The most visible manifestation of change in their lives is Russell’s portrayal of the returning sailor. A real-life disabled veteran, who lost his hands in a training accident, he plays a man who lost his hands in combat. His physical loss represents all the wounds, corporeal and psychological, suffered by the servicemen, and the irrevocable changes they will find at home. March’s homecoming dilemmas are markedly different from Russell’s. His teen-aged son doesn’t revere the death-haunted souvenirs his father has brought back for him, and the son pointedly acknowledges the enemy’s humanity, much to his father’s bewilderment. March’s daughter has worked for two years at a hospital, and is a no-nonsense, practical person, not requiring her father’s recommended lecture on birds and bees. Dana Andrews returns to his impulsive marriage, and to a wife he barely knows. Butch’s bar, where the three men will rendezvous several times during the course of the film, is neutral ground, making them feel as if they were on leave from the service. They escape to Butch’s when family pressures threaten to overwhelm them.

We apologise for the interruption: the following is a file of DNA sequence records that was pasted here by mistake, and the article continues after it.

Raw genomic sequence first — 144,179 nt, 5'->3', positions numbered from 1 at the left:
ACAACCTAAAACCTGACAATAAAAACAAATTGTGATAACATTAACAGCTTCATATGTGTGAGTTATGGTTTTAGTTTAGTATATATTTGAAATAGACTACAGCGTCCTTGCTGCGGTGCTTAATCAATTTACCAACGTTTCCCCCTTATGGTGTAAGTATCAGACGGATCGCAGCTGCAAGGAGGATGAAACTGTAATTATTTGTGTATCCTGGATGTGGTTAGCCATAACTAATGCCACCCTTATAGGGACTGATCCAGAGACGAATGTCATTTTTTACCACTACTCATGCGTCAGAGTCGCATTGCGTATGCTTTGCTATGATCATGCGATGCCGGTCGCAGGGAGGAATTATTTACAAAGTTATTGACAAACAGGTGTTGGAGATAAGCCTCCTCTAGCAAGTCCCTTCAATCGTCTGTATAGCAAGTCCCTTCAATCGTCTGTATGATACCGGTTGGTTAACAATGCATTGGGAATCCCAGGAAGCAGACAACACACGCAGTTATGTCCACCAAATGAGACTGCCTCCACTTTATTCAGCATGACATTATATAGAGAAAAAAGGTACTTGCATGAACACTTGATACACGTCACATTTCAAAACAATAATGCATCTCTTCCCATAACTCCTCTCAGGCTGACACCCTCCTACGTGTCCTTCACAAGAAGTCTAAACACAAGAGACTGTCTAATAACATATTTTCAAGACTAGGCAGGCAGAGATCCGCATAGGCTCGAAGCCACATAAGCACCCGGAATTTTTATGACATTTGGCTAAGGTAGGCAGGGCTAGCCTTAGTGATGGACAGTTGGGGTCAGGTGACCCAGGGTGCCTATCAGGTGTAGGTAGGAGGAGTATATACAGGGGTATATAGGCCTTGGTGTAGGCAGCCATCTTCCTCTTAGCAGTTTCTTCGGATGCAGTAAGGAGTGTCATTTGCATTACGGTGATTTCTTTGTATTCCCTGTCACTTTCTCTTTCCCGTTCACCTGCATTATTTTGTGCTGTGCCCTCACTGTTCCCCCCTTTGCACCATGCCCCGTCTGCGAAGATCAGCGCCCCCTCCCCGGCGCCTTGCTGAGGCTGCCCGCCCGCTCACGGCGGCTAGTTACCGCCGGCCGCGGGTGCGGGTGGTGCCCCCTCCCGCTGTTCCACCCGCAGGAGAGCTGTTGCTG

William Wyler, who had worked for Goldwyn on several films, including Wuthering Heights and The Little Foxes, was hired to direct The Best Years…. He was an Army Air Force veteran who had spent 3 ½ years in the service and had recently returned from overseas, bringing his experience to the film as both a serviceman and a director of war-time documentaries. Other major contributors to the film included cinematographer Gregg Toland, who had pioneered deep focus photography for Orson Welles’ Citizen Kane. This technique is used eloquently in this film, showing action in both the foreground and background, creating layered meanings as one character observes others at a distance. Hugo Friedhofer’s understated, emotional score is reminiscent of Aaron Copeland’s music. The Best Years…has a leisurely novelistic pace, and at almost three hours is much longer than the average studio film of its day.